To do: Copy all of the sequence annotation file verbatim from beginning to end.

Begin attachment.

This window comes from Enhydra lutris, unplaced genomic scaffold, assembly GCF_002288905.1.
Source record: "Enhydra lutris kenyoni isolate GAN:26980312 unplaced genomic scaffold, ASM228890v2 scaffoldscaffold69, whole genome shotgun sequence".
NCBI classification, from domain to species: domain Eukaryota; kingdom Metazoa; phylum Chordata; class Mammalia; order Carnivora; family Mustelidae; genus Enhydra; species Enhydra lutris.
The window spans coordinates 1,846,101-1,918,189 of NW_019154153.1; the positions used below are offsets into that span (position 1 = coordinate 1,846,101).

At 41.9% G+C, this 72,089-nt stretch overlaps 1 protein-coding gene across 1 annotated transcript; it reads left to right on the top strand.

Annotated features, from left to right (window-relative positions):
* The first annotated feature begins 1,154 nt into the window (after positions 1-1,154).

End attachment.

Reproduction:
This window comes from Enhydra lutris, unplaced genomic scaffold, assembly GCF_002288905.1.
Source record: "Enhydra lutris kenyoni isolate GAN:26980312 unplaced genomic scaffold, ASM228890v2 scaffoldscaffold69, whole genome shotgun sequence".
NCBI classification, from domain to species: domain Eukaryota; kingdom Metazoa; phylum Chordata; class Mammalia; order Carnivora; family Mustelidae; genus Enhydra; species Enhydra lutris.
The window spans coordinates 1,846,101-1,918,189 of NW_019154153.1; the positions used below are offsets into that span (position 1 = coordinate 1,846,101).

At 41.9% G+C, this 72,089-nt stretch overlaps 1 protein-coding gene across 1 annotated transcript; it reads left to right on the top strand.

Annotated features, from left to right (window-relative positions):
* The first annotated feature begins 1,154 nt into the window (after positions 1-1,154).